To say that this show is a total disaster barely hints at how bad it really is. I can't recall in my entire life another exhibition where high-quality material was so scrupulously excluded.
Shake, Rattle and Roll is the latest in a series of decade-by-decade exhibits that the CHM has mounted in recent years. The previous shows had their limitations--namely, some uninspired selections--but those curators at least did their homework. In the case of this show, though many factoids have been gathered and put up in text blocks on the walls, the information has very little to do with the "artifacts" on display.
And what "artifacts"! The team of show organizers apparently didn't know what they were looking at--several items included here are obviously from the prewar period and several others are clearly from the 1960s and beyond. Those pieces that are certifiable as being historically correct are mostly of such minor interest as to be instantly forgettable.
The minute you enter Shake, Rattle and Roll, you realize that something has gone terribly wrong. A single jukebox--handsome enough, but no more remarkable than any of the half-dozen one might expect to see at a typical antique show or specialty shop--is playing vintage rock and roll. Across from the jukebox is a two-paneled mirror, next to which is a guitar in a stand and above which is a television set showing a continuous loop of recorded performances by Elvis. Exhibition-goers, especially children, are encouraged to sway their hips Elvis-style while holding the guitar in front of the mirror (no, I'm not making this up).
Just inside the first room of this multispace exhibit is a riser set with furniture, clothing, toys and other objects of the consumer culture meant to suggest the "treasures" we'll find within. There are a pair of wrought-iron butterfly chairs, which were popular in the 1950s as they are even today, and these particular examples may even date from that time. But Jorge Ferrari-Hardoy was thoughtless enough to design them in the 1930s. Oops!
Then there are the brand-new canvas slings on the chairs. The curators didn't even go to the trouble of steaming out the creases of the very recently unfolded fabric. Even worse is the sad little blond-finished table--one of a legion of such miserable things here--which I'll eat if it wasn't both designed and made in the 1930s. The table has been placed between the '30s-designed--though perhaps '50s made--butterfly chairs.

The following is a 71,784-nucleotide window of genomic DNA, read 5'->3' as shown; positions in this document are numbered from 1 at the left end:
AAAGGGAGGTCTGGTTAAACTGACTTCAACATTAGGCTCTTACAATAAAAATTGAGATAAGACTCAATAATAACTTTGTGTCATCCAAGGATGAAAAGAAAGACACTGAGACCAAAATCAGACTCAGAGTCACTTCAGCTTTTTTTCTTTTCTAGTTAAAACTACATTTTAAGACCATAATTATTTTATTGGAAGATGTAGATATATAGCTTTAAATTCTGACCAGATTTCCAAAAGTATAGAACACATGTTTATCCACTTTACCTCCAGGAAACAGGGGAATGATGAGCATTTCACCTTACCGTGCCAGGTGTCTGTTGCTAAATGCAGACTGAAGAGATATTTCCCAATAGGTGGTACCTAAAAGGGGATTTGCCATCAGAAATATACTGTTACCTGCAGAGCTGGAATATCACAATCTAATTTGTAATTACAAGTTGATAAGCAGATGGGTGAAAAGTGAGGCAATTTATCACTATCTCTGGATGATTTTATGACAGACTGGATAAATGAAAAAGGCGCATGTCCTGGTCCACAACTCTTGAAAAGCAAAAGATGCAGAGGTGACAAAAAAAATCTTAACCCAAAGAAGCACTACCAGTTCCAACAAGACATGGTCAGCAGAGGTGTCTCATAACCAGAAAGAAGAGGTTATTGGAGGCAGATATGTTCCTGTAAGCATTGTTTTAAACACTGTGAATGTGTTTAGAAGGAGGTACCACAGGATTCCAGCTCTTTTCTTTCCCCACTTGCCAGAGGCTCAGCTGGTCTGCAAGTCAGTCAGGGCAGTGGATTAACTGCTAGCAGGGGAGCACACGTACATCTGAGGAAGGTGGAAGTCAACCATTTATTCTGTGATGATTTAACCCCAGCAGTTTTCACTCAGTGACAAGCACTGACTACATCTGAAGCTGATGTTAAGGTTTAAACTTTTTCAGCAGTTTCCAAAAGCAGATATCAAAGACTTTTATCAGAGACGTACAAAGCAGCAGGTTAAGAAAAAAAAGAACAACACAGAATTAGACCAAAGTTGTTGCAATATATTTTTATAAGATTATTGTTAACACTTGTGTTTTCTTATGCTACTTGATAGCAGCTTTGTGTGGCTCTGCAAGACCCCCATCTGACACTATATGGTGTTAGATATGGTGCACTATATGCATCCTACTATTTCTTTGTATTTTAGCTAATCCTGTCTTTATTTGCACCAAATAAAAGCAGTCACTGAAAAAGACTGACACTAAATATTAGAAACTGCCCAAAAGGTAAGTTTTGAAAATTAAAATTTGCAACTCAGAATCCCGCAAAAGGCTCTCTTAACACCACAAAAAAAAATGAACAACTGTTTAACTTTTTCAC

The most egregious affront contained in this particular display is the poodle skirt, which has become a virtual symbol of the show owing to its inclusion in the museum's official public-relations photo. The trouble is, I don't believe it's authentic. My guess: It's a theatrical costume made of felt. It has been trimmed with pinking shears instead of having been hemmed. And it has a zipper of a fairly recent date. Most likely, the skirt was made for some high-school production of Grease or Bye, Bye, Birdie in the 1970s. A real poodle skirt, like the woman's wool suit seen elsewhere in this show, would reveal how common the luxury of fine fabrics, skillful dressmaking and careful design detailing were in even the most ordinary clothing of the 1950s--let alone in a boutique item like a poodle skirt, many of which were handmade in Paris.
As the viewer proceeds through the exhibit, small groups of objects have been assembled according to a number of topical categories. These vignettes, most of them displayed in small custom-made showcases, are organized into two overriding sets, one meant to evoke the everyday life of the time, the other featuring articles relating to the era's big historical events. The first part of the show features such cultural novelties as the family room and the department store, while the second half is made up of displays dedicated to topics like President Dwight Eisenhower and the Korean War.
Inexplicably, television--which came to Denver in 1952 via Channel 2--is marooned at the end of the second half of the show, isolated from, instead of linking up, the ordinary and the extraordinary. This despite the fact that that's what TV actually did and still does in real life. Come on: Ike was in the family room nearly every night--on television.
The section on Eisenhower is one of the only vignettes dominated by high-interest materials. However, when you realize that a hardwood-and-cane wheelchair belonging to the former president is one of the most memorable parts of a show that also takes up sweeping subjects like the baby boom and youth culture, you begin to grasp how far off the mark Shake, Rattle and Roll really is.